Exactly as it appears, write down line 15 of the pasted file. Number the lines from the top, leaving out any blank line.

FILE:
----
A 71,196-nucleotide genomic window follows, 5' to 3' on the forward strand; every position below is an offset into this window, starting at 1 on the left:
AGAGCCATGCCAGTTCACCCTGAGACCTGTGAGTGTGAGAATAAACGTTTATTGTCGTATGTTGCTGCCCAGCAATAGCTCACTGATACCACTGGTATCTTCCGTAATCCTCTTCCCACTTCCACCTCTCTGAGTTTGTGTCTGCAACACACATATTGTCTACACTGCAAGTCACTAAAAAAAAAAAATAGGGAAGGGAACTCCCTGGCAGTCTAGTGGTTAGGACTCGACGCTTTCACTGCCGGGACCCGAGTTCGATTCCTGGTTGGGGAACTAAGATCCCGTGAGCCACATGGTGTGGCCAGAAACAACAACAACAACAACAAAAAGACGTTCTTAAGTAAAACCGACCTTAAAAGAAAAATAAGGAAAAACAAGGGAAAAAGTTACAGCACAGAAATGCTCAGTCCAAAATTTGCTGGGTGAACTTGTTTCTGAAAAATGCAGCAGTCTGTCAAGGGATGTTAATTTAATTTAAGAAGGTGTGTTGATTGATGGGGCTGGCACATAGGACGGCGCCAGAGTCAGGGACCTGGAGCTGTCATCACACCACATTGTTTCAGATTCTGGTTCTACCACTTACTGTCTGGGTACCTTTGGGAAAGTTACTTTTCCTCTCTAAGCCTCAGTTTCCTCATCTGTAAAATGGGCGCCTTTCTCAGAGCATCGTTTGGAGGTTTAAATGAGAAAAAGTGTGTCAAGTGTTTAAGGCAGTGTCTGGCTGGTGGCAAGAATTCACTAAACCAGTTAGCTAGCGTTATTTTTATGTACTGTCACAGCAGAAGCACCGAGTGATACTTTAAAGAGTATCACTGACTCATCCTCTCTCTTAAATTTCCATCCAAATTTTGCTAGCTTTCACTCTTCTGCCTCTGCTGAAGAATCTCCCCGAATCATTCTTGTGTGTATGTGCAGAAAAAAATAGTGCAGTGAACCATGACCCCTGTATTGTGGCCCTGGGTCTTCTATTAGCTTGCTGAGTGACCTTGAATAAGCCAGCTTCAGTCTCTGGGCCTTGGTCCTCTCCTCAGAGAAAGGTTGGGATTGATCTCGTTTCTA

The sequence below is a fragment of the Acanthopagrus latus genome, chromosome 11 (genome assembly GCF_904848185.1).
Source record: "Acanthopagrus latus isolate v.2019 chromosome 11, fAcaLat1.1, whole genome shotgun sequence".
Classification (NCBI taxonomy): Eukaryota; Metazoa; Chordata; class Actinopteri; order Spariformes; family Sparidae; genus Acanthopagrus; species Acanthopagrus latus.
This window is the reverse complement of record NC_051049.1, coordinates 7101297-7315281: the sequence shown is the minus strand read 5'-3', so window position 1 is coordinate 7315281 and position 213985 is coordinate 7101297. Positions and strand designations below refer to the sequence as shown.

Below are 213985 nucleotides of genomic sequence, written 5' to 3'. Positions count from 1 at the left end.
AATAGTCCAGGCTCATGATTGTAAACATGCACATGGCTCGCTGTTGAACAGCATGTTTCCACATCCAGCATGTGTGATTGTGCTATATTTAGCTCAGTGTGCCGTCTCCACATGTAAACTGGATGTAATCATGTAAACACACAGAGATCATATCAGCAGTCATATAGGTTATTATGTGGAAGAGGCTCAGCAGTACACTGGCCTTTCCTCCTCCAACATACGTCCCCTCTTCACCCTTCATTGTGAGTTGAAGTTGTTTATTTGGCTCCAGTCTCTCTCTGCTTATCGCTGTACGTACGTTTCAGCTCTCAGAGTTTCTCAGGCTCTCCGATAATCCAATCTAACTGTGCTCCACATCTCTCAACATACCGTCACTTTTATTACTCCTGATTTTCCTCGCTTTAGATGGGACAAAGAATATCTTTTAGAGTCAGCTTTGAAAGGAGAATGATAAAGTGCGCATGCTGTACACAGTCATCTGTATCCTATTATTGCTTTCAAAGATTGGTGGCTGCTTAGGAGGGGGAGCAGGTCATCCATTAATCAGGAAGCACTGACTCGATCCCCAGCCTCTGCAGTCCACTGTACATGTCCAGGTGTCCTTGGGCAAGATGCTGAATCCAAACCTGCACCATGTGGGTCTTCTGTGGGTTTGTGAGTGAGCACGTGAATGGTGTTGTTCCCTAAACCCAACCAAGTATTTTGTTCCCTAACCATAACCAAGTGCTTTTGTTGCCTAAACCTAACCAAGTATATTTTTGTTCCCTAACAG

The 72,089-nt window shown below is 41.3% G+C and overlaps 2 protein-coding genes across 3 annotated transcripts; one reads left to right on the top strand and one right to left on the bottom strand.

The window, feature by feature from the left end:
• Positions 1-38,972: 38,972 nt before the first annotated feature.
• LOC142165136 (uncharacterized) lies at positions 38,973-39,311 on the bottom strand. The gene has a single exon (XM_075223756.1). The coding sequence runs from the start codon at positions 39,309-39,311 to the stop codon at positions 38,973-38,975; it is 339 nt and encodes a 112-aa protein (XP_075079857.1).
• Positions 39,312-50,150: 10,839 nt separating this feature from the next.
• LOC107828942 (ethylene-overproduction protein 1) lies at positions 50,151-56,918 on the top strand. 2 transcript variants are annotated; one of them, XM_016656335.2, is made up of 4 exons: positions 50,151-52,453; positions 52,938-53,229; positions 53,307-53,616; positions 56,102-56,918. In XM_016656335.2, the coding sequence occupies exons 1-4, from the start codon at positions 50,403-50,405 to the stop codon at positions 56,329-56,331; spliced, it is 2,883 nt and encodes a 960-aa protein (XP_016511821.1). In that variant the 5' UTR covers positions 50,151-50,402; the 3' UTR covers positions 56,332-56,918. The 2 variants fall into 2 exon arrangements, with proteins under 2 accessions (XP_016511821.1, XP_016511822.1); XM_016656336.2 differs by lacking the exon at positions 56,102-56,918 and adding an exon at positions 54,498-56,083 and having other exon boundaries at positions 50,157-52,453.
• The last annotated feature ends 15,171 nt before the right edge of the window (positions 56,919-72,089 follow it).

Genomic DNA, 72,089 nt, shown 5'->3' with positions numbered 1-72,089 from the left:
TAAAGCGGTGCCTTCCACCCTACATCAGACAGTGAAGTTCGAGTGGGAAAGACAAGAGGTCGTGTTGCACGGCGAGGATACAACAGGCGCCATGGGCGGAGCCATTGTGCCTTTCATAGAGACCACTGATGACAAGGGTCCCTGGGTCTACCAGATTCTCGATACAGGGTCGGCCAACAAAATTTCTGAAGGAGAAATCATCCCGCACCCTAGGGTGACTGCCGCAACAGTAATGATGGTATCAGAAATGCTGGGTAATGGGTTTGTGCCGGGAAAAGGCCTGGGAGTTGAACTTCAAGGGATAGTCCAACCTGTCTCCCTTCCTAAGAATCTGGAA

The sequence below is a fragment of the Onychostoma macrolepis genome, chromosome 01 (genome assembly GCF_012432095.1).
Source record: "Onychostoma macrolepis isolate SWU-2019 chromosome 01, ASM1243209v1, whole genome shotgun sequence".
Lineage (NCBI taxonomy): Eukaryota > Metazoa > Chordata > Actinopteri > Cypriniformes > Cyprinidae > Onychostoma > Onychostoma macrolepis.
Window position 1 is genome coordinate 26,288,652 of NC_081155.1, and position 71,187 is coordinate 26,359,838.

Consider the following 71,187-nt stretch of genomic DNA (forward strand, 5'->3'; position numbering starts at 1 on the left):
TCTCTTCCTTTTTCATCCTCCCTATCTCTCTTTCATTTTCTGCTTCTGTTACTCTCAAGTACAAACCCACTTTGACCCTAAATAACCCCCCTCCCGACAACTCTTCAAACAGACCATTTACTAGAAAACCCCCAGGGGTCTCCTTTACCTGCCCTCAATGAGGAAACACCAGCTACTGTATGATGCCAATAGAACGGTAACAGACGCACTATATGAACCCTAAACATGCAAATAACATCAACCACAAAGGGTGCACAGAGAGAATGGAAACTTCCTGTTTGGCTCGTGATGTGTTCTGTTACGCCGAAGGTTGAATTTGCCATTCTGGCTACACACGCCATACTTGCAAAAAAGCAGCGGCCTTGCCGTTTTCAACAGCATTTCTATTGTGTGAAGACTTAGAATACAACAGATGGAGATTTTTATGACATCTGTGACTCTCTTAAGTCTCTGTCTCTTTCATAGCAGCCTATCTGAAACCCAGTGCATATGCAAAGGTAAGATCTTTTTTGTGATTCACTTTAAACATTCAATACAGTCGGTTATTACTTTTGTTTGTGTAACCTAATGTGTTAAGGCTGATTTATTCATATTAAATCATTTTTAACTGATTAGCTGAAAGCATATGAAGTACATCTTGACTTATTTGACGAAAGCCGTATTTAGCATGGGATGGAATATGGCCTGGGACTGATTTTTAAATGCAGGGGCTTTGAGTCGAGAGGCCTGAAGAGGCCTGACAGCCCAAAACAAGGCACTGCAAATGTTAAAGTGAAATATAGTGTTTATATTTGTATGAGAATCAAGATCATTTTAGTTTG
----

• The last annotated feature ends 15,171 nt before the right edge of the window (positions 56,919-72,089 follow it).